When I was four years old, my mom and I were at the mall. This was a California mall which means that where malls in colder places have roofs between stores, we had just sky. Reaching for the sky in the center of the mall on this particular day was a kind of enormous temporary cage. Inside were…
“Lions! Mommy, look! Lions!”
There were both full-grown lions with manes and everything and little spotted lion cubs.
“Oh, look!” my mom said, as excited as I was. “They’re taking pictures of people with the lions! Would you like to have your picture taken with a lion cub?”
I answered by grabbing my mother’s hand and dragging her to the end of the line. The woman in line in front of us smiled down at me and then went back to watching the big cats.
The wait was long enough that the constant spark of my natural anxiety had a chance to kindle a flame. I watched a man posing with one of the adult lions, and a concern entered my mind.
“Mommy, do the lion cubs bite?” I asked.
“Oh, no. They don’t bite!” she responded. “They’re just like kittens.”
The woman in front of us spoke with an air of authority. “You don’t need to worry at all!” she said. “They only bite a little.”
In just a moment, I came to a conclusion: I didn’t want any lion bites, not even little ones. And what if one of the big lions got in while they were taking my picture with the cubs? Those big guys sure didn’t give just little bites.
I had to get away from those lions. Pulling on my mother’s hand, I started repeating, breathlessly, “Mommy, I don’t want my picture taken! Mommy, we need to go! Mommy, let’s go! I want to go home! I don’t want to have my picture taken with the lions!”
That was the first big old whiny freakout in my conscious memory. There have been others.
There was the time we went to Disneyland when I was eight. My dad and I were waiting in line at Space Mountain. We were moments from getting on when I realized that Space Mountain was a roller coaster. I pulled on my father’s arm with both hands until we were back out in the sunshine again.
When I was in my 20’s, my sister, my spouse, and our friends went to the stadium at Duke University to watch the Fourth of July fireworks. I saw flaming fireworks debris falling into the audience from above and I snapped. I jumped from my seat and grabbed my sister by the hand. “We’ve got to go! We’ve got to go!” I kept repeating as I pulled my sister out of the stands and under an overhang where we both watched the rest of the show without fear of burn injuries but with plenty of time to think just how silly I must have looked to the people who craned their necks to watch me as I lost my mind. It took moving out of state for our friends to stop poking fun at me.
Then just this summer, my kids, my spouse, and I were all four in a canoe in a wake-filled lake in New Hampshire when I got a very clear image of the canoe capsizing and me trying frantically to keep my children afloat in the rough water (since in a pinch I trust neither my spouse nor our life vests, apparently). It’s only after we were climbing out of the canoe back at the dock that I started to worry what our fellow boaters thought when they observed my histrionics out on the water.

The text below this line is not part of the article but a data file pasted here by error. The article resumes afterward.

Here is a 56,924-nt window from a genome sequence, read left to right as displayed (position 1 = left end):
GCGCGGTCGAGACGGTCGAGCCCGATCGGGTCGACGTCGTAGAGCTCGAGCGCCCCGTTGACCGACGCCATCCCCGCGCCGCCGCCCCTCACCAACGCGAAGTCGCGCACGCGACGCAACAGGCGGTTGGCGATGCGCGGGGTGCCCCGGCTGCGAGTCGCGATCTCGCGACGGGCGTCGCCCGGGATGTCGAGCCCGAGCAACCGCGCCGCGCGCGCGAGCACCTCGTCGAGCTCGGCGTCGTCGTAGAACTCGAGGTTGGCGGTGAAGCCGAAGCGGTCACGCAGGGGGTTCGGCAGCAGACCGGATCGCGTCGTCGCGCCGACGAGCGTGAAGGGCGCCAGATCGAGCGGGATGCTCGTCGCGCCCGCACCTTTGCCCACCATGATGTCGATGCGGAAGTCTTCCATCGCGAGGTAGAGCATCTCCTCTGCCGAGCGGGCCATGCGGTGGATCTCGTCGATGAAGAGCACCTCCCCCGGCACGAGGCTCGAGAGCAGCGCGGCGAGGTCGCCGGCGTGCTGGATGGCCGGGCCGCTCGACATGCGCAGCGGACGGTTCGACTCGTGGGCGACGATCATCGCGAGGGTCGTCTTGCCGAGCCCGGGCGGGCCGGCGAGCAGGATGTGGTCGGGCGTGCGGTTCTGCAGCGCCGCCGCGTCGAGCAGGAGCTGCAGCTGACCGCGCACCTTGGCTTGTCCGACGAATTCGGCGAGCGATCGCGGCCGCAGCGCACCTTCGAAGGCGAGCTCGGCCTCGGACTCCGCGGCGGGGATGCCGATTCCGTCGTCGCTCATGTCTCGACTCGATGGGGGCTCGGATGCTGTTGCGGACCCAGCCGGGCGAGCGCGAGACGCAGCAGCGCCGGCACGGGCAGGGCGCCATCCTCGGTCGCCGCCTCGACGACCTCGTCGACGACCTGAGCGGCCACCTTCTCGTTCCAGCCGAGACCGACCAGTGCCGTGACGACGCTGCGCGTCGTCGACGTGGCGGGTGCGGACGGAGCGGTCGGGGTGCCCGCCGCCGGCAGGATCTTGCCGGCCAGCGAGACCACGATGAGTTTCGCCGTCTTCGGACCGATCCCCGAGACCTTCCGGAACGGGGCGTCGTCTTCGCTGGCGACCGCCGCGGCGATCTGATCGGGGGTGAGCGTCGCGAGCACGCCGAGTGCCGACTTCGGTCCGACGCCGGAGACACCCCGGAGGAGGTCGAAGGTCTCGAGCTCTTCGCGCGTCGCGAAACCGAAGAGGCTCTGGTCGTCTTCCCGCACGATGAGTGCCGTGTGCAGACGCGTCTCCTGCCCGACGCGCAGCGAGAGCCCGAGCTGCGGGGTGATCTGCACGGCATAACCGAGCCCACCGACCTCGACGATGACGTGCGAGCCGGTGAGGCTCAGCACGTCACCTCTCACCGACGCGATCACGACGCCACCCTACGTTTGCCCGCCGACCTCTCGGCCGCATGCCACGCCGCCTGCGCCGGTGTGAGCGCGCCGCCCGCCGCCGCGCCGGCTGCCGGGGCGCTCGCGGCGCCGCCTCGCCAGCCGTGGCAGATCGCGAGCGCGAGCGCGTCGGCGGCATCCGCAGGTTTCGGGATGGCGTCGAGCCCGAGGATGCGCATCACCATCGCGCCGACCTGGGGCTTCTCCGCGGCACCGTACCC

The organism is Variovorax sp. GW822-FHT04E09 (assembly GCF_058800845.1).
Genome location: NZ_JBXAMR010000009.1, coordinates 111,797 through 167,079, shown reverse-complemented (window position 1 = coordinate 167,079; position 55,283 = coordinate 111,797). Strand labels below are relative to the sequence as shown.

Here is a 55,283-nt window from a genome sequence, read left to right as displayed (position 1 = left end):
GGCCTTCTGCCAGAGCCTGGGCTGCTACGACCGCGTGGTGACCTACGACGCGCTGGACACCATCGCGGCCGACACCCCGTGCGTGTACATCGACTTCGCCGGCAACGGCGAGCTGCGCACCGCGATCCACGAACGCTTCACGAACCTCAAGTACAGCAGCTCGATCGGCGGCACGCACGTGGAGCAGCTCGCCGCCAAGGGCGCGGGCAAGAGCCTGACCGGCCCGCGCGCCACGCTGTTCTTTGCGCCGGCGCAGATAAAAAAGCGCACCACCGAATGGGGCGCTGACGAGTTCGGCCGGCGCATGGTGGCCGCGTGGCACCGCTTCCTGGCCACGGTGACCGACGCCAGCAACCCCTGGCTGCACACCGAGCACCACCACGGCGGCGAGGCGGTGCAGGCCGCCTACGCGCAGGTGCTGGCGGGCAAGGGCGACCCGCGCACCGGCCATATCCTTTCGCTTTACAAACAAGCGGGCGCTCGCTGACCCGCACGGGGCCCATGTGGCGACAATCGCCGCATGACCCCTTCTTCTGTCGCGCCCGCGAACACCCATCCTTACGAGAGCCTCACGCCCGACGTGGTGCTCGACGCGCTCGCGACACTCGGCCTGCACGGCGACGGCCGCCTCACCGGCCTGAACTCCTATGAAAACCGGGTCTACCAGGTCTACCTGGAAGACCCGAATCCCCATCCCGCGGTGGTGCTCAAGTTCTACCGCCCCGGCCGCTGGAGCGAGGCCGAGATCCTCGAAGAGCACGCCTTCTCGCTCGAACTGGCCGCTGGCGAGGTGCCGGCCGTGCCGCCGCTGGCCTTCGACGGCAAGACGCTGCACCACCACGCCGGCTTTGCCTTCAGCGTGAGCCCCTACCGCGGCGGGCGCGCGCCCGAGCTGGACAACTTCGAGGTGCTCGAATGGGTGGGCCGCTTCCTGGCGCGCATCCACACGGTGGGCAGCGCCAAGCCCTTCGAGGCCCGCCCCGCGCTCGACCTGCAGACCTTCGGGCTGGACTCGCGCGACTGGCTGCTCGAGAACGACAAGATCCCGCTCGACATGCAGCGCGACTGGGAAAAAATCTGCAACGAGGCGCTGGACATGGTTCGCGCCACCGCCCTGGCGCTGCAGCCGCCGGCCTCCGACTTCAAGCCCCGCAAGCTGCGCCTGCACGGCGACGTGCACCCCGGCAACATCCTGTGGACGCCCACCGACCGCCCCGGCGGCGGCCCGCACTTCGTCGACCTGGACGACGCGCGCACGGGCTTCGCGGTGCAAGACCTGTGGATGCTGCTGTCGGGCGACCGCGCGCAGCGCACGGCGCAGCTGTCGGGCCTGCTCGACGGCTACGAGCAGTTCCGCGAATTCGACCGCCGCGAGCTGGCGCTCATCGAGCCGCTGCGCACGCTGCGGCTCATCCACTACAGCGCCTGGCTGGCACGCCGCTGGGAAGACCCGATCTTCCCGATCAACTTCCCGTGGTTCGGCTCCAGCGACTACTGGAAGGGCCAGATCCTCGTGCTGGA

At least when I was four, it wasn’t all that surprising. A four-year-old freaking out? Heck, that’s what they’re made for. A thirty-six-year-old woman freaking out is another matter entirely. I think the effect is exacerbated by the fact that I appear pretty laid-back most of the time (or so I’m told) so the freakouts seem to come from nowhere. But that’s pretty much how they are for me. As soon as I’m aware that the wave is building, it’s already broken, and I have no idea how to stop it. My limbic system is in charge; I’m running for my life, and I’m the only one who can save my loved ones. Or so I think until the moment passes.
Back in the sunlight, or safe under the overhang, or gliding alongside the dock, the cause of my terror seems distant and tiny. As soon as I feel safe again, both the feeling of terror and the superheroic feeling that I’m the only one who can save us fades away. What’s left is exhaustion and embarrassment and the very clear knowledge that I’ve overreacted. In front of lots of people.
Back in that mall more than three decades ago, my mother cursed the woman in line with us all the way back to the parking lot. By the time we got to the car, my fear was gone and I felt only shame for acting so babyish and for ruining my mother’s chance to sit with lion cubs. “I’m sorry, Mommy. I’m okay now. We can go back, Mommy, if you want to have our pictures taken with the lion cubs.”
But the appeal had waned, and she just packed me into our Toyota Celica (in the front seat without a seat belt because back then, people weren’t afraid of anything).
“Maybe they’ll come back another time we’re here! I won’t be afraid then!” I promised as we drove home.
I didn’t have another chance to prove my bravery with the lions, but I did have plenty more chances to freak out in public. I know there will be plenty more to come.
This post written as part of this week’s Remember the Time blog hop. Click the badge to hop on over to The Waiting and check out the posts that have been linked up there!